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US gay Episcopal bishop to be consecrated

October 29, 2003

CONCORD, New Hampshire — The first openly gay Episcopal bishop will be consecrated before some 4,000 people, mostly supporters, a few opponents, his family - and a former inmate he befriended while she was in prison.

The woman met Bishop-elect V. Gene Robinson when he visited the New Hampshire women's prison last summer. She asked him to baptize her, which he did this fall, then invited her to the ceremony Sunday in Durham, where she will sit with his family.

Prison officials would not release the woman's name without her permission, which they could not obtain Thursday. But another inmate who met Robinson said she and her fellow offenders were impressed by Robinson.

"He was very down to earth," said Valerie Hall, a Massachusetts woman who is serving a 10- to 12-year sentence for killing her mother.

Hall, 19, wrote to Robinson that she was neither gay nor Christian, but his election gave her hope there was a church that would accept her.

"I just really appreciate how brave and courageous he is in a world that doesn't accept homosexuality," she said in a telephone interview Thursday from the New Hampshire State Prison for Women in Goffstown.

Many conservative Episcopalians do not share Hall's positive view of Robinson's election and they will have an opportunity to speak against him during the ceremony Sunday.

Allowing a moment for objections is standard when Episcopal bishops are consecrated. What's unusual this time is everyone involved expects a response Sunday when Presiding Bishop Frank Griswold says: "If any of you know any reason why we should not proceed, let it now be made known."

A clergyman representing the American Anglican Council, a national association for conservatives opposed to ordaining gays, plans to make a statement against the consecration at that time.

Griswold - head of the 2.3 million member church - will deal with objections in a dignified way, said James Solheim, a national church spokesman. If there are more than a handful, or if the objectors become unruly, they may be asked to register their complaints in another room.

"At some point, it becomes a security issue, not a liturgical issue," Solheim said.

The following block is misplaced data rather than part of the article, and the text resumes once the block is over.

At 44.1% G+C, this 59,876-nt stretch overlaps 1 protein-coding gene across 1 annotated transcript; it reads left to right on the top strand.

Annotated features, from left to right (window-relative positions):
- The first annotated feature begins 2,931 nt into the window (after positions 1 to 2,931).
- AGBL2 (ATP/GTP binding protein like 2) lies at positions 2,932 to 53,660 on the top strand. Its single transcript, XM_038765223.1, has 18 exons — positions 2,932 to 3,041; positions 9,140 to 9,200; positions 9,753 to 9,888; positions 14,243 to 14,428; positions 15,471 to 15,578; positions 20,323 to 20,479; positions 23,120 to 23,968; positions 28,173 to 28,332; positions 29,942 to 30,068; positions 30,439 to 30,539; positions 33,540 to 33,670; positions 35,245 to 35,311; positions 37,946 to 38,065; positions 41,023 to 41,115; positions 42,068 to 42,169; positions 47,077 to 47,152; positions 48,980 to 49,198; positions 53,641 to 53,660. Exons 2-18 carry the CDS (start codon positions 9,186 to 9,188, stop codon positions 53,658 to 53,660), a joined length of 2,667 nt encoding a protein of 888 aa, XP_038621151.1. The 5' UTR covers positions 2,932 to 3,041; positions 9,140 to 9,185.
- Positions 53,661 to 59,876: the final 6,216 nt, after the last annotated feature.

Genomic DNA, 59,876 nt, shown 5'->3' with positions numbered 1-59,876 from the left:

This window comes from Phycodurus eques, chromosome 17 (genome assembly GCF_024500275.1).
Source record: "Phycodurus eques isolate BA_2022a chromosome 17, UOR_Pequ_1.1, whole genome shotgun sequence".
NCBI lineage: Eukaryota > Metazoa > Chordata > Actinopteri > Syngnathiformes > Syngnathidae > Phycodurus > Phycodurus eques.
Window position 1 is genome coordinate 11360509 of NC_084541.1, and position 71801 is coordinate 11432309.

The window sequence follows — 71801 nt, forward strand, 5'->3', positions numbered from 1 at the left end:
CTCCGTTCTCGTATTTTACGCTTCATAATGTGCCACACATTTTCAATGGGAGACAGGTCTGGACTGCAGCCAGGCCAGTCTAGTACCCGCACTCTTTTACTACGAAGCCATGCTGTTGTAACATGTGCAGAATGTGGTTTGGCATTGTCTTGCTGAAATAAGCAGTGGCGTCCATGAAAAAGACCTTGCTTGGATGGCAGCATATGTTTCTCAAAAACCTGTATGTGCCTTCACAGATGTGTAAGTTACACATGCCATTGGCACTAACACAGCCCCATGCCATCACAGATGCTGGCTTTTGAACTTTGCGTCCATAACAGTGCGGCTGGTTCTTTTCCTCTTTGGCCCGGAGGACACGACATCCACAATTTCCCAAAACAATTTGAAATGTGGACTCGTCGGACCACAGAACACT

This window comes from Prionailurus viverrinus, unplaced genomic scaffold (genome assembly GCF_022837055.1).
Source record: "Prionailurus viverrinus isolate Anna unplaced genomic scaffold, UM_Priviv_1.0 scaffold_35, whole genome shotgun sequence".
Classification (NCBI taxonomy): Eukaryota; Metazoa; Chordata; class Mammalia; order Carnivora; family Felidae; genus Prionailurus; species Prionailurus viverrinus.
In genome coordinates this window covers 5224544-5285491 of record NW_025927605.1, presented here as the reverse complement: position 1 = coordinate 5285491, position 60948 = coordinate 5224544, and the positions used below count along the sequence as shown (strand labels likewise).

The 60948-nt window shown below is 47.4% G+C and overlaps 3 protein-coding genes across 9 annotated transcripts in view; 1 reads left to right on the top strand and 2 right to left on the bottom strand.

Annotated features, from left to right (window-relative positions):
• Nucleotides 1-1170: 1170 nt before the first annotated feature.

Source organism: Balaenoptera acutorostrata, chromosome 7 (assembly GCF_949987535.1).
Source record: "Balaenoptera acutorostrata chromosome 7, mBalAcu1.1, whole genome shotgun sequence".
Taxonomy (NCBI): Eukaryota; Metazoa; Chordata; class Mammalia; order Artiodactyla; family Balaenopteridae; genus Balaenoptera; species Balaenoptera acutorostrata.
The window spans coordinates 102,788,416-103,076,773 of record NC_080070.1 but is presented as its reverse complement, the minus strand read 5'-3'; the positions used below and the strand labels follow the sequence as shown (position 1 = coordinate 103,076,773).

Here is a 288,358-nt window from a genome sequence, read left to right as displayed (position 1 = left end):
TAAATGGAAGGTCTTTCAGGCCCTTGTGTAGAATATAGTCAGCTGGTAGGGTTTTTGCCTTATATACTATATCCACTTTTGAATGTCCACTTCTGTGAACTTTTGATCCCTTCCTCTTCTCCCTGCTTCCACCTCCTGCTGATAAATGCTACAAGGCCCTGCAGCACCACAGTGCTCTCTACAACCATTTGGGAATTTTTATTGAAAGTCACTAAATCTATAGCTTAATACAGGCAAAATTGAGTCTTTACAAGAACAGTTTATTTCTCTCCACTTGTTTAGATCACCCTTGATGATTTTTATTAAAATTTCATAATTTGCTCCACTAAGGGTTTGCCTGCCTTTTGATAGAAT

Robinson was open about his sexual orientation when he was elected to lead the Diocese of New Hampshire earlier this year, and when the denomination's national convention ratified the vote.

Conservative Episcopalians are moving toward a break with the denomination over Robinson, and the bishop-elect has faced a torrent of objections from Anglican leaders worldwide who believe homosexuality is contrary to Scripture.

If any evidence is presented against Robinson, the ceremony inside a sports arena would stop while the bishops considered it, said the Rev. Jan Nunley, Solheim's associate.

"If there are any substantive reasons, not just, `We-don't-like-him-because-he's-gay,' ... then they probably would take them off to another room," he said.

Protesters also are expected outside the University of New Hampshire arena, and the American Anglican Council will hold an alternative service at a church about two miles (three kilometers) away.

In the ceremony, Robinson, 56, will be presented by his two daughters, his ex-wife and his partner, Mark Andrew.

He will become bishop after the laying on of hands, when all the bishops present - 49 were expected at last count - gather around and touch him, asking God to "pour out upon him the power of your princely Spirit."

The Rev. Alice Roberts, the prison chaplain and a fellow Episcopal priest who invited Robinson to visit the inmates, said many of the women were inspired by Robinson's honesty and caring.

"He thinks that what's happening to him is a message - the world is changing to a better, kinder place," she said. –Sapa-AP

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